GPS for Hiking and Backpacking

Now, a word about finding your way. GPS or SPOT Satellite Messanger is a godsend.

Prep your phone or other device and estimate your battery expectations.

Pack a portable charger if you can.

But don’t rely purely on GPS as there are a number of things that could go wrong – especially in the poorly mapped wilderness.

Instead, take back-up in the form of an old-school map and compass, things that don’t rely on power or connectivity.

And never assume that you know the terrain.

Make sure to time your trip, so you know when to turn around and head back.

Tell someone else where you’re going before you leave so they’ll know to raise the alarm should you be late.

Take a whistle with you so you can signal for help should the need arise.

If you do get lost, stay calm.

Make your way to higher ground if possible, which will hopefully offer you a fresh perspective on what’s around you.

Maybe revealing a familiar landmark that you previously passed, and to which you can retrace your steps.

But if this doesn’t work, and there’s no immediate danger, it’s best to stay put.

Wandering further on can just make you even more lost, guide you towards potential dangers, and make the trail harder for rescuers to trace.

Tips if You Get Lost While Hiking or Backpacking

Make yourself a shelter, be it against the sun or the rain, and build a fire to maintain your energy and as a signal to rescuers.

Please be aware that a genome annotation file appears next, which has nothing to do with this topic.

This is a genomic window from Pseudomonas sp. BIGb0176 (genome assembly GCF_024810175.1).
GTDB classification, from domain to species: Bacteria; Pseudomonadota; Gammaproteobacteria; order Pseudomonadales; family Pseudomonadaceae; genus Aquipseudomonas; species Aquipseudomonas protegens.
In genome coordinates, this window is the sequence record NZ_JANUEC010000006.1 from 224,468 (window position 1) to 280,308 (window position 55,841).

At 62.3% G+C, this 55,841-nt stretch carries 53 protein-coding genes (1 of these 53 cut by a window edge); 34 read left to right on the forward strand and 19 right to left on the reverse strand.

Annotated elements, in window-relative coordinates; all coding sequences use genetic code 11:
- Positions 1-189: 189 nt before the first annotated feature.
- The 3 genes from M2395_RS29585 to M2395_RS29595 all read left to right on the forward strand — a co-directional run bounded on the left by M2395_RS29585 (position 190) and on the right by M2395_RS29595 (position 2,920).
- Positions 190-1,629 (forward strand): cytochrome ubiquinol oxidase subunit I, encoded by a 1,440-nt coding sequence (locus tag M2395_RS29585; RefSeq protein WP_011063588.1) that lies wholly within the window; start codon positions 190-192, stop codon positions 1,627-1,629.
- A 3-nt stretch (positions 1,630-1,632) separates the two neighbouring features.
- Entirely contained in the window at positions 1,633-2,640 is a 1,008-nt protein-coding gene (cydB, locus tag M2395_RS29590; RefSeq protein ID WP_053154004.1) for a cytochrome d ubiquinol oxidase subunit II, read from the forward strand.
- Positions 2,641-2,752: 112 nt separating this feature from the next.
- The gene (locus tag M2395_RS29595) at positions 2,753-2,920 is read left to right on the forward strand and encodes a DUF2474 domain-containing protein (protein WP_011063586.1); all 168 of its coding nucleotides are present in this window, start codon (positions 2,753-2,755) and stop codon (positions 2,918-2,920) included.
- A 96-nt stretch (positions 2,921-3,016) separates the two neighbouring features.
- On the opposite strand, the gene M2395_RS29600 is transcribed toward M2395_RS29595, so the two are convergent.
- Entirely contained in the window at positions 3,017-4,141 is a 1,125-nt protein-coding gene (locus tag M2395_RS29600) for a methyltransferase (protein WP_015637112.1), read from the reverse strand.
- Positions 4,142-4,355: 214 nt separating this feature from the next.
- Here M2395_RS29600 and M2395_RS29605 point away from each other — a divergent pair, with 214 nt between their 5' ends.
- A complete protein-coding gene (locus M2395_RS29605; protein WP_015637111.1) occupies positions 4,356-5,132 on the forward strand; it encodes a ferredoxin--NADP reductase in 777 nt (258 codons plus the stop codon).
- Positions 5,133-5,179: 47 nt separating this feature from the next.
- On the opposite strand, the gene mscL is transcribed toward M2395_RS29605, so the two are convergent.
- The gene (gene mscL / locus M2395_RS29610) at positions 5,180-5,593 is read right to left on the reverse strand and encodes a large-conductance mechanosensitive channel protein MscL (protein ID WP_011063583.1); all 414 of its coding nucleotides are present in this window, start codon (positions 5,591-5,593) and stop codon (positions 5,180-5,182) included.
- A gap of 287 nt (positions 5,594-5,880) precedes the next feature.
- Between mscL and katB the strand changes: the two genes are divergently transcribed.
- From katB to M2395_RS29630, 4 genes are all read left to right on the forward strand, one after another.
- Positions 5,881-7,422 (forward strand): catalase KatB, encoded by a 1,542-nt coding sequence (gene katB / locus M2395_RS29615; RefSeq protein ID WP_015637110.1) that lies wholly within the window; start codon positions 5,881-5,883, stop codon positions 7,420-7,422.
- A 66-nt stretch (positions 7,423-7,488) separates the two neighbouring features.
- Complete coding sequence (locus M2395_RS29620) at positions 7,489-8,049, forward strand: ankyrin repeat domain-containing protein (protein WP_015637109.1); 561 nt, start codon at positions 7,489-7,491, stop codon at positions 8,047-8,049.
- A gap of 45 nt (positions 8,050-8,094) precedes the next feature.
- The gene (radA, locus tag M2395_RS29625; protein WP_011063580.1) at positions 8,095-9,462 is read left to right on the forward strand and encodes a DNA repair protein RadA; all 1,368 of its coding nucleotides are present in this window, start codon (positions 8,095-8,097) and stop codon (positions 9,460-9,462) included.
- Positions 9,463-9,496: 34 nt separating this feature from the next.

When you do hear a helicopter tracing the area, lay down flat on the floor (outside of the shelter!) so that you are easier to spot.

Wear your brightest clothes, and if possible make a flag out of your most colorful item.

All that said, with the right preparation and a responsible attitude, disaster is highly unlikely.

Most of your energies should be focused on looking after yourself, and nature around you.

Be sure to eat regularly – a carb-packed oatmeal breakfast, a high-calorie lunch, and plenty of snacks in between – and drink plenty of water.

You’ll want to take a water filter or purification tablets to ensure that even when your own supply runs out, you can make a healthy resource of any spring you should find.

Remember to wrap up your trash and take it with you, and leave your souvenirs behind.

Nature belongs where you found it!

Fine wilderness will remain an enticing challenge for generations to come.

These tips and more have been gathered into a great new infographic, an easy reference check-list for the aspiring backpacker.

Be sure to study it closely and run through it ahead of your next big trip, like Best UK Walking Cycling Holiday, take care out there, and have fun.

Best Duffel Bags with Wheels is the Rolling Duffel Bags